Alumni College 2020
Alumni College is back (virtually)!
Alumni Programs is excited to announce that Alumni College will happen virtually, June 12–14! Our presenters are working to modify their presentations to create meaningful exercises and lectures that will be, in true Reedie style, engaging and thought-provoking.
Let us know if you’re able to make it to Democracy 2020: Mechanics, Opportunities, and Perils by registering by June 8. Sessions will be facilitated through Zoom and are free for all participants. All you’ll need is an internet connection and the desire to tackle this complex topic with other passionate Reedies.
How does virtual Alumni College work?
- After registering, you’ll receive a link to the Alumni College Zoom meeting room. You can use this link to join any and all sessions. If you'd like to attend just one, simply sign on at the designated time. Sessions are freestanding but together create a comprehensive course.
- Our topic this year is a nuanced one, and we could probably spend years discussing it! Instead, we're packing our three days full of programming that will run from 9 a.m. to around 3 p.m. each day (this is subject to change as the schedule is finalized). This time will include ample breaks and interactive activities to keep participants feeling energized and engaged throughout.
- Can’t make it to a presentation? No problem! A recording of the presentation will be available on the website after the fact. Q&A sessions will not be recorded.
Democracy 2020: Mechanics, Opportunities, and Perils
Expand your knowledge of democracy and get some perspective on the upcoming election cycle. Alumni College will take a nuanced and practical look at democracy on a local and global scale. You’ll have the opportunity to learn about the unique triumphs and tribulations of democracy today, such as redistricting and the role of psychology in elections, in an intimate and hands-on setting. All sessions will take place via Zoom.
Friday, June 12, 9-10:30 a.m.
- Rhodes College Professor Robert Saxe ’93 will give an introductory lecture on some historical elections in the United States, and help us lay the groundwork for the lectures ahead. Robert Saxe specializes in 20th Century US history, specifically focusing on war and society and US politics.
Friday, June 12, 10:45 a.m.-12:15 p.m.
- Reset your political perspectives with a writing workshop led by Khristina Hamilton Haddad '92, Associate Professor and Chair of the Political Science Department at Moravian College. Use your writing to clarify your political priorities, to communicate more clearly with others, and to gain confidence and a stronger sense of agency as you prepare for the months ahead.
Friday, June 12, 1:30-2:30 p.m.
- Study elections through the lens of cognitive psychology with Vasiliy V. Safin ’07, Visiting Assistant Professor of Psychology at Reed.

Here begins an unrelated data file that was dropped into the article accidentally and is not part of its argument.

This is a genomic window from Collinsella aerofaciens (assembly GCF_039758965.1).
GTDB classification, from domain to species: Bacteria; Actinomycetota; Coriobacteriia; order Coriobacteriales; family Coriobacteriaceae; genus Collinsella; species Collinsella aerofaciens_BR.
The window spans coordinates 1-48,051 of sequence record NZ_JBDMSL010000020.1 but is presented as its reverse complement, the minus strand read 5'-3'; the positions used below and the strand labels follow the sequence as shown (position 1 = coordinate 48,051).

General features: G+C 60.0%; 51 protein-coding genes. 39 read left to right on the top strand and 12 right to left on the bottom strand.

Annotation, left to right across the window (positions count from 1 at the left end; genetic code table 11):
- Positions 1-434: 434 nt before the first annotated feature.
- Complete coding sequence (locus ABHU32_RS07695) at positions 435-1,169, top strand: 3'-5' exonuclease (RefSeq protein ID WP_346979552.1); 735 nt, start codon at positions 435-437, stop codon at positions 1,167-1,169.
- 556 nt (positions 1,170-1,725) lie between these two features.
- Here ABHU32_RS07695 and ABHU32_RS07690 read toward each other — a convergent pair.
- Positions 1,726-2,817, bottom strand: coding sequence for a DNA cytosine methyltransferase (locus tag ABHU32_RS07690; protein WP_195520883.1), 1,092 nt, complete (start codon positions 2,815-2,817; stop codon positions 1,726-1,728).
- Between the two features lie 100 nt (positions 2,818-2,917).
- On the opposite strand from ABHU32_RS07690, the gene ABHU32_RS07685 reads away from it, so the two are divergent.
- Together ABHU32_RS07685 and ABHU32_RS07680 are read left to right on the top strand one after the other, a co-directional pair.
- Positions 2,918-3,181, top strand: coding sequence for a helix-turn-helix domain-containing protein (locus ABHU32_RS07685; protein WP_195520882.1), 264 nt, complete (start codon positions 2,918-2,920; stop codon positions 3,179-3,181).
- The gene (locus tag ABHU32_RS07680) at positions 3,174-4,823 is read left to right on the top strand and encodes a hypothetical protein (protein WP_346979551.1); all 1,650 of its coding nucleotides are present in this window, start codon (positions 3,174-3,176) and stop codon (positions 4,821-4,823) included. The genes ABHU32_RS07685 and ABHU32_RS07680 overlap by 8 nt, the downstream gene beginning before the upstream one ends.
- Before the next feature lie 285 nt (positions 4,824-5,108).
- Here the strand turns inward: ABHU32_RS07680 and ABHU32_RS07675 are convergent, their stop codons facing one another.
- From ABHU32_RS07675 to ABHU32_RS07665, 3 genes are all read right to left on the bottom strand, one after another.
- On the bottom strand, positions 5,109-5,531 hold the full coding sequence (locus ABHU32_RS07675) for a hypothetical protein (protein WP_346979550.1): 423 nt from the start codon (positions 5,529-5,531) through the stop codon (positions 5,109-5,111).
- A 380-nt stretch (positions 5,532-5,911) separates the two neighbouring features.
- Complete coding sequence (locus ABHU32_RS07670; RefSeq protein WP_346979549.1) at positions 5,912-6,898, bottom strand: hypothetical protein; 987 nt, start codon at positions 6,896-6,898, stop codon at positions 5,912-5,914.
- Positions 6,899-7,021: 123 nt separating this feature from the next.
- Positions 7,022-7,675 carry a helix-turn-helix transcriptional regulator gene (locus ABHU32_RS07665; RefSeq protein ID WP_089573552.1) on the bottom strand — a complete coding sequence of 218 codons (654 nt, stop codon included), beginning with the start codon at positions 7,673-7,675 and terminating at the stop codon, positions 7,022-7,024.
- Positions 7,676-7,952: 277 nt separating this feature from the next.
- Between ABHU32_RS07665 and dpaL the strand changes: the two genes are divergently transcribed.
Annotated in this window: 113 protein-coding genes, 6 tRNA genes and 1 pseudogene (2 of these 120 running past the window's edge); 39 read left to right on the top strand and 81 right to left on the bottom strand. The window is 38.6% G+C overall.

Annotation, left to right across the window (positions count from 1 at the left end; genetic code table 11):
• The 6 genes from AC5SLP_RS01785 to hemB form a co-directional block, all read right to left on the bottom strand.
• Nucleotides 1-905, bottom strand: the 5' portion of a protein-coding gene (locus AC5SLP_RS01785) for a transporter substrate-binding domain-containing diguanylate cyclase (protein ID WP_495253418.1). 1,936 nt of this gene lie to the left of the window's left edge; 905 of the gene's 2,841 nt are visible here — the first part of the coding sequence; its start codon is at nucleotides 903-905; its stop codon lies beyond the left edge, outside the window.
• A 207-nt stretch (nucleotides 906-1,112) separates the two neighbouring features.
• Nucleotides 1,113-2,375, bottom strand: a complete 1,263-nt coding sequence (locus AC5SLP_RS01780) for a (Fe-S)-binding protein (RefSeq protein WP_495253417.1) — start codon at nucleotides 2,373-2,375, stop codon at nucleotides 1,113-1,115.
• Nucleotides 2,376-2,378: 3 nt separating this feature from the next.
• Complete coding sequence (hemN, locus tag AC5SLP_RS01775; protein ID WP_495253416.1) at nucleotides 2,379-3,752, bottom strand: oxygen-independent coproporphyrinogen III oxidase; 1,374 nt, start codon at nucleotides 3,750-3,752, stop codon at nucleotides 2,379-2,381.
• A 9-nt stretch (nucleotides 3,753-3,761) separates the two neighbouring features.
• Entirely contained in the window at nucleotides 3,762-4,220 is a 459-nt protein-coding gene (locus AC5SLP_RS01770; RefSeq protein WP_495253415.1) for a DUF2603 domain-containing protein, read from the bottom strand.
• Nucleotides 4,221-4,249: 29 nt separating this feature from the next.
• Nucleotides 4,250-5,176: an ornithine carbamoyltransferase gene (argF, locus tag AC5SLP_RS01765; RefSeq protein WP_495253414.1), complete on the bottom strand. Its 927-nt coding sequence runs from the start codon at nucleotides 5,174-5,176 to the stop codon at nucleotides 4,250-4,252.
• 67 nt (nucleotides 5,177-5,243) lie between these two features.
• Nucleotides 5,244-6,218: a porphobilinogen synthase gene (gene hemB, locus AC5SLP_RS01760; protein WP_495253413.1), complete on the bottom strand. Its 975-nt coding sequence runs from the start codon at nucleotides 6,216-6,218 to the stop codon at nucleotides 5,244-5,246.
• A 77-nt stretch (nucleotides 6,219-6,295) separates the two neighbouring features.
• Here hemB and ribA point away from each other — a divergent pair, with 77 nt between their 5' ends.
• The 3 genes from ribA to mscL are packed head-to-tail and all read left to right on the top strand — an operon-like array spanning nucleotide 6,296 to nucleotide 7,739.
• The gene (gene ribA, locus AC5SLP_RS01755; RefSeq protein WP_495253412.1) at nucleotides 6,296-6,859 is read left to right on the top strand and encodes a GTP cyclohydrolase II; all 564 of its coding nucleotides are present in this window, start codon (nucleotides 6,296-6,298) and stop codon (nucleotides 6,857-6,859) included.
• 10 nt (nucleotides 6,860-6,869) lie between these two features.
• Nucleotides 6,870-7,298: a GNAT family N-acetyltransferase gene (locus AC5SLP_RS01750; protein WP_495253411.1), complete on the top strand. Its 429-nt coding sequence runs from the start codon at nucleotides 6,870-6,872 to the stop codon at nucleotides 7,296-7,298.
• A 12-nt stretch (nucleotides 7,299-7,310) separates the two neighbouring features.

Saturday, June 13, 9-10 a.m
- What are the dominant forms of power at work in America in June, 2020? Four answers to this question highlight different ways in which power is exercised: by prevailing in direct conflict; controlling the agenda of decision-making; shaping thinking so the powerless do not understand their real interests; and by socialization to prevailing norms. We will consider these answers in relationship to the rise of social media and the progress of climate change. Then, we consider their applicability to current demonstrations about police brutality and racism in America. Lead by Deborah Jones Baumgold ’71, Professor Emerita of Political Science at the University of Oregon, and Ryan Harding, a doctoral student completing his dissertation this summer in the University of Oregon Department of Political Science.
Saturday, June 13, 10:15-11:45 a.m.
- Learn about the laws that govern redistricting with real data from Multnomah County and Peter Miller ’06, researcher at the Brennan Center, who focuses on redistricting, voting, and elections.
Saturday, June 13, 1-2 p.m.
- Expand your knowledge of elections and voting access with Paul Manson ’01, Research Director at the Early Voting Information Center at Reed College.
Saturday, June 13, 2:15-3:15 p.m.
- Felony disenfranchisement laws disproportionately affect poor and minority citizens, and might also affect electoral outcomes. A new policy restored voting rights to over 150,000 formerly disenfranchised citizens in Virginia. However, many of these newly enfranchised citizens were unaware of this. Victoria Shineman ’15, Assistant Professor of Political Science at the University of Pittsburgh leverages this misinformation as an opportunity to estimate how people respond when they learn that their voting rights have been restored.
- How are governance and elections intertwined? Learn from Policy Director Derek Bradley ’06 and Ali Nouri ’97, President of the Federation of American Scientists, about affecting change post election, organization in government, and policy development.
Sunday, June 14, 10:45 a.m.-12 p.m.
- Alumni College concludes with a panel discussion between presenters.
Please note this schedule is subject to change.
Questions? Please reach out to Alumni Programs, email@example.com, 503/777-7589.